Under the leadership of CFR’s Associate Director, Dr. Anita Brown, CFR’s Technical Assistance and Quality Team provides technical assistance and training for Georgia’s Maternal, Infant, and Early Childhood Home Visiting program which comprises home visiting programs in 62 counties.  The DFCS funds support training and technical assistance for First Steps screening program which links families to community resources and programs, including home visiting if they are eligible. The United Way funds are specifically to support Georgia’s Parents as Teachers (PAT) state office where CFR employee Jessica Gurnow provides technical assistance and training for all current PAT programs and guidance to communities interested in starting a program. The funds also support the annual Home Visiting Institute, a day-long series of workshops available to all home visiting staff across the state and organized by CFR’s Home Visiting Technical Assistance and Quality Director, Michelle Lanier.

Sierra Carter presentation

Sierra Carter on the importance of

understanding how racism impacts health

Carter gesturing as she speaks in front of a screen.
Dr. Carter describes her line of research studying racial trauma, accelerated aging, and the promotion of health-equity research during a presentation at UGA.

We have confronted racism in new ways in recent years, but “historically,” says Dr. Sierra Carter, “we have not had conversations about what that means for livelihood, what that means for trajectories of life.” She set about explaining why it is important to study the effects of racism on health in her presentation to faculty, staff, and students gathered at the Miller Learning Center’s Reading Room on October 12th. The presentation, entitled, “Black people deserve to grow old: Racial trauma, accelerated aging, and the Promotion of Health-Equity Related Research,” was co-sponsored by the Center for Family Research, the Owens Institute for Behavioral Research, and the departments of Human Development & Family Science and Psychology.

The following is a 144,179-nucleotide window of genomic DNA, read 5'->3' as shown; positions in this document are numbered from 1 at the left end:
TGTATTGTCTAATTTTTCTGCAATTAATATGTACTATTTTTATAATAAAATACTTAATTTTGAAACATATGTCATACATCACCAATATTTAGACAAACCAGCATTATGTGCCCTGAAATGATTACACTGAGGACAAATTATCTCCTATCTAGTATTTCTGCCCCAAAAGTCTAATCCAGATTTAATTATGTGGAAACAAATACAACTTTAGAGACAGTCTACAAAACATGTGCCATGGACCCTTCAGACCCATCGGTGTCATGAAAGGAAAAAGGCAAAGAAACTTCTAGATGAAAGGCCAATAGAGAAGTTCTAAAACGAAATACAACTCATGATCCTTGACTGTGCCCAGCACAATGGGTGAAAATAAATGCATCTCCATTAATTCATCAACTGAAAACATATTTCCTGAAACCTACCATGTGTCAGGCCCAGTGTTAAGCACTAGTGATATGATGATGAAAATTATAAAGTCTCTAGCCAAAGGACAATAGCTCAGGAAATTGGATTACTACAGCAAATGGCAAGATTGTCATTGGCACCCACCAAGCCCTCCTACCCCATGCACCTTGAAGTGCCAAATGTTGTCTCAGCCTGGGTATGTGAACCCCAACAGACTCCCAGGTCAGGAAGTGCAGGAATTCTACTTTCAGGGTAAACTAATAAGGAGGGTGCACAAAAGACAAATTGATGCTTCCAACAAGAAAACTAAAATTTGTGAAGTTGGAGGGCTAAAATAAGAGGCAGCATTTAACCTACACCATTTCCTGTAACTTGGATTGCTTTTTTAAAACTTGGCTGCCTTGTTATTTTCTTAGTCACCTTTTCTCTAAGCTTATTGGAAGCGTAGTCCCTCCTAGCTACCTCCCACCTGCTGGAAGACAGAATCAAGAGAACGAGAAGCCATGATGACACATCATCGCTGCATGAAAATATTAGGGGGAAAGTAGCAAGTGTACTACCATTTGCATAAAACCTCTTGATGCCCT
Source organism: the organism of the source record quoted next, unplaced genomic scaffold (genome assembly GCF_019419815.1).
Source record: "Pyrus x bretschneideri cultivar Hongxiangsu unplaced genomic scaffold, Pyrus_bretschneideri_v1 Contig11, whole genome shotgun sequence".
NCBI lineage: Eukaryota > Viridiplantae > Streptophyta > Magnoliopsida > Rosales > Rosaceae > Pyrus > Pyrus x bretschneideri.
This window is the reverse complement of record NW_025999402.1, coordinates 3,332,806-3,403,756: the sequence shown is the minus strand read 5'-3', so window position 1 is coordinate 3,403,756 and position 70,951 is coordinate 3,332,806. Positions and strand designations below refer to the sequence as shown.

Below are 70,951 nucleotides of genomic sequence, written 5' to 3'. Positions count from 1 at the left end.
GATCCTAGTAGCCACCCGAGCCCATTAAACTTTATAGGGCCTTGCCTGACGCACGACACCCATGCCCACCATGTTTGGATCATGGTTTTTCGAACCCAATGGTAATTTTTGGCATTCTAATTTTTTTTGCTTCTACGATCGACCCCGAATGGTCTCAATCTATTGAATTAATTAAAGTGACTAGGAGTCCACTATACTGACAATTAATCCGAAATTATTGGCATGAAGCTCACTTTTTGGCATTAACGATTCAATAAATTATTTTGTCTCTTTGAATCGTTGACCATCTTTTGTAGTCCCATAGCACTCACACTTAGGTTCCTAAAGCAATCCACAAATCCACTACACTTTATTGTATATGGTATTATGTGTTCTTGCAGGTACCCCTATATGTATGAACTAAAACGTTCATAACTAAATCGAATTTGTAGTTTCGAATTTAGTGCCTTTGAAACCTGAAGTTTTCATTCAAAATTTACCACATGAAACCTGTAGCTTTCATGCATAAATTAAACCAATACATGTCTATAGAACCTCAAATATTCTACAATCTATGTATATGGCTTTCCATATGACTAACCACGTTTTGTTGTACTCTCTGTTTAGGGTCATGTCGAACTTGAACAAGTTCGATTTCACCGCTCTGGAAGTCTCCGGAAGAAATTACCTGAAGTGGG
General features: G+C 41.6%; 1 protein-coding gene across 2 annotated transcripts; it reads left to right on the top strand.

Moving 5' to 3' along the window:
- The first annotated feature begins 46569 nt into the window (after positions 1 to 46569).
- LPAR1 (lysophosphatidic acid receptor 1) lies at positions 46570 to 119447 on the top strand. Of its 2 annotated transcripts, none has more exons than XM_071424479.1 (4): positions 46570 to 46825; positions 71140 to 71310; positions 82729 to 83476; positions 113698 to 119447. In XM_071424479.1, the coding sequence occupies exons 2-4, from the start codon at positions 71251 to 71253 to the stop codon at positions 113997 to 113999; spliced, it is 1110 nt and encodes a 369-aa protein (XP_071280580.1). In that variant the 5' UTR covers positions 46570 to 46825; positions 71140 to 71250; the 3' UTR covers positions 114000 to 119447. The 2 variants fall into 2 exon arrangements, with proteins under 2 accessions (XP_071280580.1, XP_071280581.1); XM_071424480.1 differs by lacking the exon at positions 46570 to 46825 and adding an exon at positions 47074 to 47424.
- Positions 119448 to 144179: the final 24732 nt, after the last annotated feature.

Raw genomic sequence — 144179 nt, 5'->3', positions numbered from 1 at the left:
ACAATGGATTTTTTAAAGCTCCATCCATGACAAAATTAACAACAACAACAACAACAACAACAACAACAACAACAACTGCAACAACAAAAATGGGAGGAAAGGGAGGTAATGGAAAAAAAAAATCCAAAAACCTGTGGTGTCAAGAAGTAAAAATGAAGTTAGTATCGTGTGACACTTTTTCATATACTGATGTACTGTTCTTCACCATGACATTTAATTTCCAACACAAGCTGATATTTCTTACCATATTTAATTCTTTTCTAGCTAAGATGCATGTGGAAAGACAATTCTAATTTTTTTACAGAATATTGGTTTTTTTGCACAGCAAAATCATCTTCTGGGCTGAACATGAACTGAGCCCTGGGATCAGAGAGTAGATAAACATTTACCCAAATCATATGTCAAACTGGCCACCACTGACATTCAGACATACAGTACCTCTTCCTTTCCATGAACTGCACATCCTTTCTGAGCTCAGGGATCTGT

Carter says there has been important research in recent years on things like how racism-caused stress gets “under the skin,” some of it by people in the room she noted, but she says there is much more to do. “I think there’s still research to be done around the biological embedding of racism,” she explained. “We look at it in isolated spaces, and we don’t think about its life course impact.”

Carter’s research integrates psychology, biology, public health, and developmental science providing evidence that: (1) racism is a multi-level influence that undermines health across the lifespan and over multiple generations; (2) the existence of entrenched racism requires development of culturally-informed, prevention-oriented interventions among underrepresented populations, and (3) the deeply entrenched nature of racism requires dissemination of findings to affected populations, policymakers, as well as to fellow scholars.

Dr. Carter is an Associate Professor of Clinical and Community Psychology at Georgia State University.

Three people standing and talking.
Students lined up to talk with Carter after her presentation. Here, CFR's Steve Kogan listens to Carter talk with HDFS doctoral student Aminah Bradley-Pikes.
Three women laughing together
Carter shares a laugh after the presentation with CFR's Olive Conyers and Stacey Barnum.